Casuals can get permanent entitlements. In a recent case an employer was ordered to pay annual leave for a casual employee. If the worker looks permanent, the worker probably is.
If you have casual employees, you may be at risk – read on:
The Federal Court has ordered that a casual employee be paid annual leave.
“What!” I hear you cry, “I thought the casual pay rate included a 25% loading for permanent benefits foregone like annual leave and personal (sick) leave? Surely employees can’t double dip?”
Well, casuals can have their cake and eat it too, if the recipe doesn’t set out the exact quantities.
A casual can get a casual loading plus annual leave per the NES on top if their contract or enterprise agreement does not clearly state that the higher rate includes a specific amount for casual loading and other entitlements.
Mr Skene was described as a casual in his contract, and was paid a flat hourly rate that included “a loading in lieu of leave entitlements”.
However, Mr Skene worked regularly. The court found he was not a casual.
Casual is not defined in the Fair Work Act. The meaning of “casual” comes from the common law (not from awards and enterprise agreements as the employer argued).
The employer argued that the pay loading included an amount for annual leave. The court disagreed and said that the employer could not “set off” the casual loading against the employee’s annual leave entitlement because the specific amount of the annual leave component was not designated, it was expressed generally.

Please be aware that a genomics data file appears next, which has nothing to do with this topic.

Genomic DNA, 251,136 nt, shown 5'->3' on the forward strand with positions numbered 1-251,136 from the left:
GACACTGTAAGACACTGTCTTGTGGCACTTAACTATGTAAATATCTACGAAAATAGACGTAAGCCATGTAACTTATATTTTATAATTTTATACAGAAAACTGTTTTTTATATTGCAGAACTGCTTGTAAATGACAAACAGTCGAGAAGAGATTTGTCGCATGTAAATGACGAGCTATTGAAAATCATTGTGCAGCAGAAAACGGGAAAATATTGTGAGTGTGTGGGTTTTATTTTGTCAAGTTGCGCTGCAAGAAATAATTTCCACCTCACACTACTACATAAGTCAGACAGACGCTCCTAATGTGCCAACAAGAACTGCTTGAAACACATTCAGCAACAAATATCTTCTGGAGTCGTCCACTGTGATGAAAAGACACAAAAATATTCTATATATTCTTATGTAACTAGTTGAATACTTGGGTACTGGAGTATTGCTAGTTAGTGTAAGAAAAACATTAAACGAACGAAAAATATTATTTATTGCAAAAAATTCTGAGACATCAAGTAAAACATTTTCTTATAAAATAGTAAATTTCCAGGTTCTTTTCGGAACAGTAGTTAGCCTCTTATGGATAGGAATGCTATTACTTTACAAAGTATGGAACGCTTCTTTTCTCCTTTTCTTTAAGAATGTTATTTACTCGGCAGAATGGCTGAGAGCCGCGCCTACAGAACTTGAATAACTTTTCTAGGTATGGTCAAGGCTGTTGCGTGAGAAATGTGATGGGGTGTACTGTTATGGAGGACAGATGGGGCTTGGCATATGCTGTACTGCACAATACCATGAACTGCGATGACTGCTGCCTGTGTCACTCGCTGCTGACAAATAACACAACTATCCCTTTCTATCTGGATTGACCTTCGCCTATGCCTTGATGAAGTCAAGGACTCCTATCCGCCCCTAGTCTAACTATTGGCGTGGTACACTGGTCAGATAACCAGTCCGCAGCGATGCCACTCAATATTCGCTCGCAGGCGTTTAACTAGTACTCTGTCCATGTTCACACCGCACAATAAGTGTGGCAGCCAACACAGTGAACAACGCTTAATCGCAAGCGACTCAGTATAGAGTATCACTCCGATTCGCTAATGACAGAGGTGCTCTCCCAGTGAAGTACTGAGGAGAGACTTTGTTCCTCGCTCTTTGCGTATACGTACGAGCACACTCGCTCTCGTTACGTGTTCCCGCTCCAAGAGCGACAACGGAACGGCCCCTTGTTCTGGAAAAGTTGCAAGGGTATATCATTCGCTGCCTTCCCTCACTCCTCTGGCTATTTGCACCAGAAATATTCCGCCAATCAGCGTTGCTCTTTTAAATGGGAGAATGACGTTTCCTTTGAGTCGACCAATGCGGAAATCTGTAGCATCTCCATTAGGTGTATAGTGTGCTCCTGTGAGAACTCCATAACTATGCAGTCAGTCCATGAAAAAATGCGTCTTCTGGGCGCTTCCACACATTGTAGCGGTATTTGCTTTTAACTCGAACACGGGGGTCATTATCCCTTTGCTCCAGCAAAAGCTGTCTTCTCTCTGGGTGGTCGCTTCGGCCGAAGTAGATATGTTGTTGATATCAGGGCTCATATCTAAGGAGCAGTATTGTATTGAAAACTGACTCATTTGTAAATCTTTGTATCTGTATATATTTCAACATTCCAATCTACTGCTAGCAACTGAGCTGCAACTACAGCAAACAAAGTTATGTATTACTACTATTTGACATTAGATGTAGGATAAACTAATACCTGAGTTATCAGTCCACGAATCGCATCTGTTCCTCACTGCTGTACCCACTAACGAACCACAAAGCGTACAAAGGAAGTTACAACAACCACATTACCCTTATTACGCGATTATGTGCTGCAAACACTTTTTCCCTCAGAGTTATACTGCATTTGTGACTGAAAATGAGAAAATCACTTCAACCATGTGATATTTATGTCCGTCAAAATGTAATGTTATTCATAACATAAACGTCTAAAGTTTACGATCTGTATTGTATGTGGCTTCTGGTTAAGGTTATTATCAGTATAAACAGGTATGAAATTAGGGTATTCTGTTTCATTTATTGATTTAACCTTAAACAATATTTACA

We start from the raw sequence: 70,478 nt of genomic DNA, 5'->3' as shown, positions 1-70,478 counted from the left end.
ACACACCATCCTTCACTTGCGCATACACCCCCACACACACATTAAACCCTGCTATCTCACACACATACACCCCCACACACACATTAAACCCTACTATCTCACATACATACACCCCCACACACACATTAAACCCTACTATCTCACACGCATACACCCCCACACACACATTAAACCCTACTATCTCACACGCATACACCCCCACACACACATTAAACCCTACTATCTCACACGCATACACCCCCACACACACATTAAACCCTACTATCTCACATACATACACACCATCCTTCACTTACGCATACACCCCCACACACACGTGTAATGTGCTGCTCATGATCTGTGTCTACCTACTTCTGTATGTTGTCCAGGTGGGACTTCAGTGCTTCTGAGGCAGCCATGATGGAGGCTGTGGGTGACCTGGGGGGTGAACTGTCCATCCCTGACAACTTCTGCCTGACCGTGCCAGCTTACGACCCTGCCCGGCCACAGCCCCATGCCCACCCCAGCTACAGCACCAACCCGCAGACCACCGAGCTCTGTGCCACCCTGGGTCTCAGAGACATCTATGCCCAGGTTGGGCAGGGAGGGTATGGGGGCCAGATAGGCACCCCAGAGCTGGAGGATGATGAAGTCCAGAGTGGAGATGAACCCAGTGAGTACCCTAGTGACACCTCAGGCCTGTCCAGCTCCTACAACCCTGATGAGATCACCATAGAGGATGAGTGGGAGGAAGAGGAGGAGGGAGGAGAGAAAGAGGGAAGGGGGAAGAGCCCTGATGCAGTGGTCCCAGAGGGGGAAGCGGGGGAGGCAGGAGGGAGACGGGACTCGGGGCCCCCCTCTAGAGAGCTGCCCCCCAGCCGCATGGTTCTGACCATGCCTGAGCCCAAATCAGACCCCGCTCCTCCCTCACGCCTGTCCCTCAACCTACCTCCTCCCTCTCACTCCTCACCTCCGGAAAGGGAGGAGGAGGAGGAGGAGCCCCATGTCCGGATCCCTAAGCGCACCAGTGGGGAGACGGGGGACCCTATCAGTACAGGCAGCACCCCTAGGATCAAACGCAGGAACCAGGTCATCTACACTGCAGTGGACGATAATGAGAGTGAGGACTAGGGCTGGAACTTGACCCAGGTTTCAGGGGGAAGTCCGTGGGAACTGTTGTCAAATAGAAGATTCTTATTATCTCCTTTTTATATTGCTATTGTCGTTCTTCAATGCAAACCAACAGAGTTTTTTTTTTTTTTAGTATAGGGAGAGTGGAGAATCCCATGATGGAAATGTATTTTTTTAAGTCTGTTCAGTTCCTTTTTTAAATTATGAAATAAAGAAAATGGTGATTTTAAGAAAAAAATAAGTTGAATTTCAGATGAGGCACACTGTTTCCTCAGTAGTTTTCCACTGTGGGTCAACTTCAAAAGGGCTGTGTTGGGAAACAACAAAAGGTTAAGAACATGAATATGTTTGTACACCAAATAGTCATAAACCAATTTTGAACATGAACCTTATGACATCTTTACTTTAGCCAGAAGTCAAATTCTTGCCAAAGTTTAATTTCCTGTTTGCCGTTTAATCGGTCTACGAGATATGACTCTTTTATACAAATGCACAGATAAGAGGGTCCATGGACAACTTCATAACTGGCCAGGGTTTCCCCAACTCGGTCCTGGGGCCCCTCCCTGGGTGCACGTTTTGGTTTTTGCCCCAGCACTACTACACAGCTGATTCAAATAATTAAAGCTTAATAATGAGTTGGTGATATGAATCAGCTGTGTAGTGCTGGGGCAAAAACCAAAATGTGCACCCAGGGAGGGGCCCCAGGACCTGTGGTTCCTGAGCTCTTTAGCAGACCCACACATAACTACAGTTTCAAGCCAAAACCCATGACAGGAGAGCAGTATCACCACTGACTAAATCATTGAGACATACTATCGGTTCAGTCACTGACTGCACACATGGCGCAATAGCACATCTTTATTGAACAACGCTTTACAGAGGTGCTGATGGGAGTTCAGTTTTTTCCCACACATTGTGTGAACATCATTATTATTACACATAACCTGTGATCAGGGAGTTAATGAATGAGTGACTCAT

As the employee was not to be casual, the employee was entitled to annual leave under the NES.
The employer might appeal yet.
What should employers do?
First, employers should check their contracts, their enterprise agreements and applicable awards. What do you look for? Any extra payments to casual staff that are paid a loading in lieu of entitlements generally (such as an “all in”, “flat rate” or “headline rate”) should be precise – the document must state a dollar amount for each NES component that is included in the rate.
Second, employers should check if any casual employees in fact work regular hours or shifts, because if so, they might not be casual.
Third, if you find casual employees with general provision for loadings, that work regularly, you should get legal advice about how to fix the problem.
The case is here
WorkPac Pty Ltd v Skene  FCAFC 131)
Contact Peter McNamara to have your employment contracts reviewed.